brain-machine interface(redirected from Brain-computer interface)
Also found in: Acronyms, Wikipedia.
brain-machine interfaceA physical connection between a human brain and an electronic device. Also called a "neural interface," "mind-machine interface" (MMI) or "brain-computer interface" (BCI), the brain-machine interface (BMI) is focused on managing the movement of prosthetic limbs and enabling vision for the blind. The first interfaces were prototyped with animals in the 1990s and humans later in the decade.
Non-Invasive and Invasive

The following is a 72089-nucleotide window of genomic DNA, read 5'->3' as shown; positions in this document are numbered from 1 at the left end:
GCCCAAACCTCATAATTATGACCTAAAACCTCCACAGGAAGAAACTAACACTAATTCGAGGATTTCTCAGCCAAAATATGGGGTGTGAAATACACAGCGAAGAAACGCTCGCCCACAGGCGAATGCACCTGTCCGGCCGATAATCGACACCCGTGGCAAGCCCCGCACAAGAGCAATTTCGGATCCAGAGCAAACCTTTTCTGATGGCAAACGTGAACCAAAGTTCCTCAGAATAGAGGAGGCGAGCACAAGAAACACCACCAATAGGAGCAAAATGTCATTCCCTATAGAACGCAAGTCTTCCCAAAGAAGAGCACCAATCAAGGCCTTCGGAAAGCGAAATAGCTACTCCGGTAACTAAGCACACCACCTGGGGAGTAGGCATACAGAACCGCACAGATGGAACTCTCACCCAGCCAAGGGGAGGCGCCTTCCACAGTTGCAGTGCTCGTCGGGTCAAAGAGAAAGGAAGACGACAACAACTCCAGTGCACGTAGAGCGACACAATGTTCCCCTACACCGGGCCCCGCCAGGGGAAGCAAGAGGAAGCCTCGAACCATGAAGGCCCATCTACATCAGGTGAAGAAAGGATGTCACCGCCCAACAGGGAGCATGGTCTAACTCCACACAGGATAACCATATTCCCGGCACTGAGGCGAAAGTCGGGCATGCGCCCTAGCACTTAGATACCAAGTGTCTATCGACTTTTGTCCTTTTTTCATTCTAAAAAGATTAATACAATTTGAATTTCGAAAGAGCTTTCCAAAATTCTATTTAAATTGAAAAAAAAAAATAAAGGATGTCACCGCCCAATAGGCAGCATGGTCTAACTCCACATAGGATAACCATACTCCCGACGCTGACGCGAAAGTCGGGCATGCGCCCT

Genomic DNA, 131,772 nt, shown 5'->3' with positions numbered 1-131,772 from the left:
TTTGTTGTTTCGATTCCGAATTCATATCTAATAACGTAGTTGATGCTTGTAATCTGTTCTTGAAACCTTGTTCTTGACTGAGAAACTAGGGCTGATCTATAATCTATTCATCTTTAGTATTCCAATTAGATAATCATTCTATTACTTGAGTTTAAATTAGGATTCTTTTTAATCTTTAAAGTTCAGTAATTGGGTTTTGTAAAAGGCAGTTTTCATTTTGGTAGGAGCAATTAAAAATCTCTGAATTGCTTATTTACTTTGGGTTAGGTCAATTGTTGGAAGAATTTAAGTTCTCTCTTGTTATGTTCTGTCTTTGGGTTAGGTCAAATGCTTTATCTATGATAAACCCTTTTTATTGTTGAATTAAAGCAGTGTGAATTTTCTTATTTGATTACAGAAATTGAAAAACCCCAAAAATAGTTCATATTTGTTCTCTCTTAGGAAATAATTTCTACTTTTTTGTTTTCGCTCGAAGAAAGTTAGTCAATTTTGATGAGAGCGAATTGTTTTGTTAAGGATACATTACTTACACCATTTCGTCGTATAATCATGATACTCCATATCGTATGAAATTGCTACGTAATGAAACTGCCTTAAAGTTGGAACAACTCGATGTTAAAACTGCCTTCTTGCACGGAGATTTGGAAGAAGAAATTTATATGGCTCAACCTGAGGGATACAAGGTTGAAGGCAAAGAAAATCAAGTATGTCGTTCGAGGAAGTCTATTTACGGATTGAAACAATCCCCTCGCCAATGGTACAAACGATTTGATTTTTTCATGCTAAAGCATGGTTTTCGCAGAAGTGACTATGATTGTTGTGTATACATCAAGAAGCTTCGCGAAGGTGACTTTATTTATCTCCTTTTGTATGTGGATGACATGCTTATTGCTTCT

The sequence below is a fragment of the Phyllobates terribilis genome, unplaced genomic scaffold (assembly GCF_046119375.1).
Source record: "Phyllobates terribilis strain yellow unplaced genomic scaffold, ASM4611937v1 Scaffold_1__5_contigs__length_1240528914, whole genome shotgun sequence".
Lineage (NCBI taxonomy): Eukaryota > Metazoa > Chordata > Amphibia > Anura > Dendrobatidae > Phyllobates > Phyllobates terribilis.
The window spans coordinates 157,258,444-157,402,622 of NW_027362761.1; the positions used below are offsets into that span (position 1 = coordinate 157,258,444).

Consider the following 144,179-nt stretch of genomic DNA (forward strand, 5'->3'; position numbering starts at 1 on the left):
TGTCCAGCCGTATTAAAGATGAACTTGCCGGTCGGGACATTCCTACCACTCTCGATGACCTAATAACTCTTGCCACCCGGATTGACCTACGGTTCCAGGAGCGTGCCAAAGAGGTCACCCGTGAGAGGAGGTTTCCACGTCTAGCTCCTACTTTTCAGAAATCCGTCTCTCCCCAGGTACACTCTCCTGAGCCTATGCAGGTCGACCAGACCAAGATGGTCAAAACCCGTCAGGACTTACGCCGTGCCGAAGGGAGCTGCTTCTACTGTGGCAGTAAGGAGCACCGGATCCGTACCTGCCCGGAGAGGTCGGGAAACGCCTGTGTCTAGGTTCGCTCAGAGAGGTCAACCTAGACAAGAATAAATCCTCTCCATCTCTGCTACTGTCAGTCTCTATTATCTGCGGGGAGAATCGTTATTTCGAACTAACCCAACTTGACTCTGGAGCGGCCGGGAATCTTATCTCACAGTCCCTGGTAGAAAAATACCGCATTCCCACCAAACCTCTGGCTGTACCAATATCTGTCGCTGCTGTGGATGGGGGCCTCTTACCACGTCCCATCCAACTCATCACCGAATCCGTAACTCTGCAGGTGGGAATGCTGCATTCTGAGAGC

Brain-machine interfaces may be non-invasive, with sensors on the head detecting brainwaves. As of 2012, the most precise functionality has been with sensors implanted in the brain tissue. The sensor detects the firing rate of a neuron, and the firing pattern can be mapped to the person's thoughts that in turn control specific robotic motions. Implantation is dangerous and controversial; experts predicting wireless, non-invasive systems will win out in the future.